Saturday, May 13, 2006
review of classic european noir, 3 Dutch, one French, one Swiss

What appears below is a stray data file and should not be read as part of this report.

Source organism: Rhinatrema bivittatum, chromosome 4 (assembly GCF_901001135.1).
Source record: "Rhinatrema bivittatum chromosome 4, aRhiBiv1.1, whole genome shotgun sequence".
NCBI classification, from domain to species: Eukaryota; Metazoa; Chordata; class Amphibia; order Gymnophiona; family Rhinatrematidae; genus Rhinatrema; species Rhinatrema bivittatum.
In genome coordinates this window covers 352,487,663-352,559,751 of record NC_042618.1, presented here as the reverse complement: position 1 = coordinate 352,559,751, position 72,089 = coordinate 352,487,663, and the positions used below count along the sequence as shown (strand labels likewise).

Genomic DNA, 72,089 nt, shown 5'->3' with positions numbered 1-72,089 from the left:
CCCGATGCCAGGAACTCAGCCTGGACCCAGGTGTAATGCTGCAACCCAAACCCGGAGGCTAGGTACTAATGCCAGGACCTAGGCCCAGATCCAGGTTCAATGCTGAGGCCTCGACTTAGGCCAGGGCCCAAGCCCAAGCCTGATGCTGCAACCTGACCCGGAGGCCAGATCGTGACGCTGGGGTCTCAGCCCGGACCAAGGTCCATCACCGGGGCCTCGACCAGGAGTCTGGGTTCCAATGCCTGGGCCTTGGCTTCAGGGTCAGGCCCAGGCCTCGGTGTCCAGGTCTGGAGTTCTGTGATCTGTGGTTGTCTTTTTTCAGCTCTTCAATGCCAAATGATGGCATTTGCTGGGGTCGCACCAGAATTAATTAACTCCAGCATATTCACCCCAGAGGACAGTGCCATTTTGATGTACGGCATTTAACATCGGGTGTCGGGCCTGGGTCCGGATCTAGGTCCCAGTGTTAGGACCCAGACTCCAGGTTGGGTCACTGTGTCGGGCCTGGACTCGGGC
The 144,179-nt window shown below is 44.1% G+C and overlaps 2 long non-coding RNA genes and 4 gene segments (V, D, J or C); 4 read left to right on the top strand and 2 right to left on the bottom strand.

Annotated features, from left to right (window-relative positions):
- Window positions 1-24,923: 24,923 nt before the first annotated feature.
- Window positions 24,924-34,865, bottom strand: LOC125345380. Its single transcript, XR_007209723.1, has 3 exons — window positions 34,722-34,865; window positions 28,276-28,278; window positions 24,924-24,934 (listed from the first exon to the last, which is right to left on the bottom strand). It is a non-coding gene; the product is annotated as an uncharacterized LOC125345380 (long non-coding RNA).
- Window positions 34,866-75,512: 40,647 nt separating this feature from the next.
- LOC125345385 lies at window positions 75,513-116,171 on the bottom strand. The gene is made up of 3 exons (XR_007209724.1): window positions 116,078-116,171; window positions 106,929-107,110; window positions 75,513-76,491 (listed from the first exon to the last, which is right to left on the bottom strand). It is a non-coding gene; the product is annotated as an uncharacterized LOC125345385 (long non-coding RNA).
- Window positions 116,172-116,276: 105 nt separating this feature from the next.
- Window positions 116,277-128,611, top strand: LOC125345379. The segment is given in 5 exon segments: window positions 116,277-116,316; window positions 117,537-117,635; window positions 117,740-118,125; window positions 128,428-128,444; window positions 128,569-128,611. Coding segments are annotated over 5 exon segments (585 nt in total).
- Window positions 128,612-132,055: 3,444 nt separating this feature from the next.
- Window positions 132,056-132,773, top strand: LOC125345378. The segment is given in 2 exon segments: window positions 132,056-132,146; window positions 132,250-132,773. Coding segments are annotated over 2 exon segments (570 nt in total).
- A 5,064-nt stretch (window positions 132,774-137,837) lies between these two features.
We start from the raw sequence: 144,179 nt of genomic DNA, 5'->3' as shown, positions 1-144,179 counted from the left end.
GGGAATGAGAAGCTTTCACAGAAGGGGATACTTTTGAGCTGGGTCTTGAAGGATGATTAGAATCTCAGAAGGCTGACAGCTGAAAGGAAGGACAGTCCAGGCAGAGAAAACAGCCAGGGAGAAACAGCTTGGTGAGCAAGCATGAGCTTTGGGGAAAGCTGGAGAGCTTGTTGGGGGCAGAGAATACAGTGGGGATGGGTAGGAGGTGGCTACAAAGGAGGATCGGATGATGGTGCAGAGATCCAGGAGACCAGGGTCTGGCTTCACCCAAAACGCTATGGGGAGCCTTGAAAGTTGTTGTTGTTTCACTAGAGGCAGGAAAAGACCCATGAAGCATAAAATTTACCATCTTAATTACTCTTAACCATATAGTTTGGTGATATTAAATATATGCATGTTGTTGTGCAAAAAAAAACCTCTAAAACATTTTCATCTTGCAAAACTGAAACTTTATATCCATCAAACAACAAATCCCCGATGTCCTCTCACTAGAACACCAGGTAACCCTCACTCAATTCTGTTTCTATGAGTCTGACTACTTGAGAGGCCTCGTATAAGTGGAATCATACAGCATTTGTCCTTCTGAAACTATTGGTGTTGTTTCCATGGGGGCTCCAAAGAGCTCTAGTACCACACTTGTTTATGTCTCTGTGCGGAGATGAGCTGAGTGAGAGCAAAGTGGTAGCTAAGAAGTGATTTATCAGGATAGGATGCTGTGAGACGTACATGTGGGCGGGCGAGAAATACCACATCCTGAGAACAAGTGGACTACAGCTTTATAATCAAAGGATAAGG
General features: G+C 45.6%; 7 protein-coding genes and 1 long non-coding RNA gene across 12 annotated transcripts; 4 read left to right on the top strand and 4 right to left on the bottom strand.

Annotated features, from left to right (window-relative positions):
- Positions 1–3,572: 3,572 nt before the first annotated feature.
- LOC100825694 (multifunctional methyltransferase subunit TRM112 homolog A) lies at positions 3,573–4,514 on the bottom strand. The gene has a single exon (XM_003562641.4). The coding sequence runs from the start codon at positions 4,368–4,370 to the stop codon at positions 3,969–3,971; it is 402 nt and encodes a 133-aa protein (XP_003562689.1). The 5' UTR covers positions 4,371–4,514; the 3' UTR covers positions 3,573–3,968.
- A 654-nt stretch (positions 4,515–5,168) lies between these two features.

With this post, I'll begin an overall review of some classical European noir and detective fiction--really just an opinionated list of the best of Europe. Beginning with the Netherlands, for no good reason (I just spent a few days there). Amsterdam has been fruitful territory for Bantjer and Janwillem van de Wettering (with detectives Grijpstra and de Geer), plus the Van der Valk novels by Nicolas Freeling, who is English not Dutch. I think Bantjer's novels (I think I have his name right, but can't find anything to verify it right now) are pulp. A bit of fun but not even worth reviewing, in my estimation. I'm not myself a big fan of the Grijpstra and de Geer novels, but they do demand to be taken seriously, in all their peculiarity. Van de Wettering's writing is based on the characterizations of his two detectives, and on the underlying buddhist perspective of one of the detectives and of the author. For me, the plots are engaging the the interplay of the detectives is a bit distracting. There is something distracting about Freeling's stories, too, but I think it's in the style of the writing and in the plotting. Freeling's novels strike me as being written quickly and without revision, in the model of Simenon, one of the undeniable inventors of the detective and noir forms. Simenon wsa known to write his many, many novels rapidly and according to the advice given him by Colette: leave out the adjectives. The lean, quick prose moves the novels along with few distractions, but allows for two flaws in his works. One is that he often reverts to the already, in his day, hoary gimmick of solving a plot by gathering the suspects all in a room and getting them talking. The second flaw is that a kind of "master narrative" flows through all of Simenon's fiction, a family drama in which the blame for murders and other problems often lies with a mother, or at least a woman. Some of the writers who admittedly stole much from Simenon (Ed McBain, Sjöwall and Wahlöö) gain in range in power by not succumbing to that kind of personal psychology and canned plot devices. One other classic crime novelist who is only now getting into English is Switzerland's Friedrich Glauser, three of whose 1930s-era Sergeant Studer novels have been published by Bitter Lemon Press in the UK. Previously, only Friedrich Dürrenmatt's short crime novels were the only Swiss crime stories to be translated (as far as I'm aware) and, to me, Dürrenmatt's novels are not very satisfactory as noir--he's really concerned with dramatizing ideas (of an existentialist sort) and the stories don't engage much as character studies or crime stories. Glauser, on the other hand, is completely convincing as a crime novelist, but I find Studer to be a bit too plodding, and the stories a bit dated and provincial. What do you think?